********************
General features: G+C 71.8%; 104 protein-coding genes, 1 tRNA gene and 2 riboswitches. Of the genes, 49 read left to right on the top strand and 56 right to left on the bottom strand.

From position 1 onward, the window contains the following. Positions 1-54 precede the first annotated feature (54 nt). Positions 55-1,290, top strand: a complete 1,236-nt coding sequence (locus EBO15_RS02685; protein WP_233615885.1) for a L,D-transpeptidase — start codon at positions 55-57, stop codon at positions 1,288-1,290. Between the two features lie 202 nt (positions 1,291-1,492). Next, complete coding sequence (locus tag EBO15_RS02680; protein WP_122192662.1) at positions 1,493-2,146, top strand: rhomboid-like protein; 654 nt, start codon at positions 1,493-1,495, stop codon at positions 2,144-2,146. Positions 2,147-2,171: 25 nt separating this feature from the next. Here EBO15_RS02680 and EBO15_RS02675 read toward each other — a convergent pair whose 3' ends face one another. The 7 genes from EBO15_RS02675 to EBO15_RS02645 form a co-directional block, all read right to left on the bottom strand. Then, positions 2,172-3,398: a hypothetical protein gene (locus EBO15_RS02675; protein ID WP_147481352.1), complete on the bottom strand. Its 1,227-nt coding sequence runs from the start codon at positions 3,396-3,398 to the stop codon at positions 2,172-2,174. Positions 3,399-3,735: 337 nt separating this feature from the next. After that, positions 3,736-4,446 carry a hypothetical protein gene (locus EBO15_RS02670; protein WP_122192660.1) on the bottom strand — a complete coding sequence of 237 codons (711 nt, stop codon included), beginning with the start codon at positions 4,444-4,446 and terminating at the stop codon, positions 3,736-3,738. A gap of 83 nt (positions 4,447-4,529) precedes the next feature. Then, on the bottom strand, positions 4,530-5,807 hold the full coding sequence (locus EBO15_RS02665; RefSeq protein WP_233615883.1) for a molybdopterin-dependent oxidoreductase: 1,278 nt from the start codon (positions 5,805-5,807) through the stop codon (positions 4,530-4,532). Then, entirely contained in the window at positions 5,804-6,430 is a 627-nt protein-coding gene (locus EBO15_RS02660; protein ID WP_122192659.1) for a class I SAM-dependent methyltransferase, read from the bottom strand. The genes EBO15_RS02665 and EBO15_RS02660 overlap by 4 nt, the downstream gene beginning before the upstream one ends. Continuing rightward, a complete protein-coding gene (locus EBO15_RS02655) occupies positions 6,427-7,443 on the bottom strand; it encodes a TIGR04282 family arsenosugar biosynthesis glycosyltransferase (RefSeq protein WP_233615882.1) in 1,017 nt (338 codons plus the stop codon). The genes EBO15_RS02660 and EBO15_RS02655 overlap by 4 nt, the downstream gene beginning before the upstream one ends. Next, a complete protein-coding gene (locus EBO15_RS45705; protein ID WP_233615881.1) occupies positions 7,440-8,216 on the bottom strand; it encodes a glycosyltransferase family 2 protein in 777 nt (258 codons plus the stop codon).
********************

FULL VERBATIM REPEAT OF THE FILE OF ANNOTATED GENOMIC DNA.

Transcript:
General features: G+C 71.8%; 104 protein-coding genes, 1 tRNA gene and 2 riboswitches. Of the genes, 49 read left to right on the top strand and 56 right to left on the bottom strand.

From position 1 onward, the window contains the following. Positions 1-54 precede the first annotated feature (54 nt). Positions 55-1,290, top strand: a complete 1,236-nt coding sequence (locus EBO15_RS02685; protein WP_233615885.1) for a L,D-transpeptidase — start codon at positions 55-57, stop codon at positions 1,288-1,290. Between the two features lie 202 nt (positions 1,291-1,492). Next, complete coding sequence (locus tag EBO15_RS02680; protein WP_122192662.1) at positions 1,493-2,146, top strand: rhomboid-like protein; 654 nt, start codon at positions 1,493-1,495, stop codon at positions 2,144-2,146. Positions 2,147-2,171: 25 nt separating this feature from the next. Here EBO15_RS02680 and EBO15_RS02675 read toward each other — a convergent pair whose 3' ends face one another. The 7 genes from EBO15_RS02675 to EBO15_RS02645 form a co-directional block, all read right to left on the bottom strand. Then, positions 2,172-3,398: a hypothetical protein gene (locus EBO15_RS02675; protein ID WP_147481352.1), complete on the bottom strand. Its 1,227-nt coding sequence runs from the start codon at positions 3,396-3,398 to the stop codon at positions 2,172-2,174. Positions 3,399-3,735: 337 nt separating this feature from the next. After that, positions 3,736-4,446 carry a hypothetical protein gene (locus EBO15_RS02670; protein WP_122192660.1) on the bottom strand — a complete coding sequence of 237 codons (711 nt, stop codon included), beginning with the start codon at positions 4,444-4,446 and terminating at the stop codon, positions 3,736-3,738. A gap of 83 nt (positions 4,447-4,529) precedes the next feature. Then, on the bottom strand, positions 4,530-5,807 hold the full coding sequence (locus EBO15_RS02665; RefSeq protein WP_233615883.1) for a molybdopterin-dependent oxidoreductase: 1,278 nt from the start codon (positions 5,805-5,807) through the stop codon (positions 4,530-4,532). Then, entirely contained in the window at positions 5,804-6,430 is a 627-nt protein-coding gene (locus EBO15_RS02660; protein ID WP_122192659.1) for a class I SAM-dependent methyltransferase, read from the bottom strand. The genes EBO15_RS02665 and EBO15_RS02660 overlap by 4 nt, the downstream gene beginning before the upstream one ends. Continuing rightward, a complete protein-coding gene (locus EBO15_RS02655) occupies positions 6,427-7,443 on the bottom strand; it encodes a TIGR04282 family arsenosugar biosynthesis glycosyltransferase (RefSeq protein WP_233615882.1) in 1,017 nt (338 codons plus the stop codon). The genes EBO15_RS02660 and EBO15_RS02655 overlap by 4 nt, the downstream gene beginning before the upstream one ends. Next, a complete protein-coding gene (locus EBO15_RS45705; protein ID WP_233615881.1) occupies positions 7,440-8,216 on the bottom strand; it encodes a glycosyltransferase family 2 protein in 777 nt (258 codons plus the stop codon).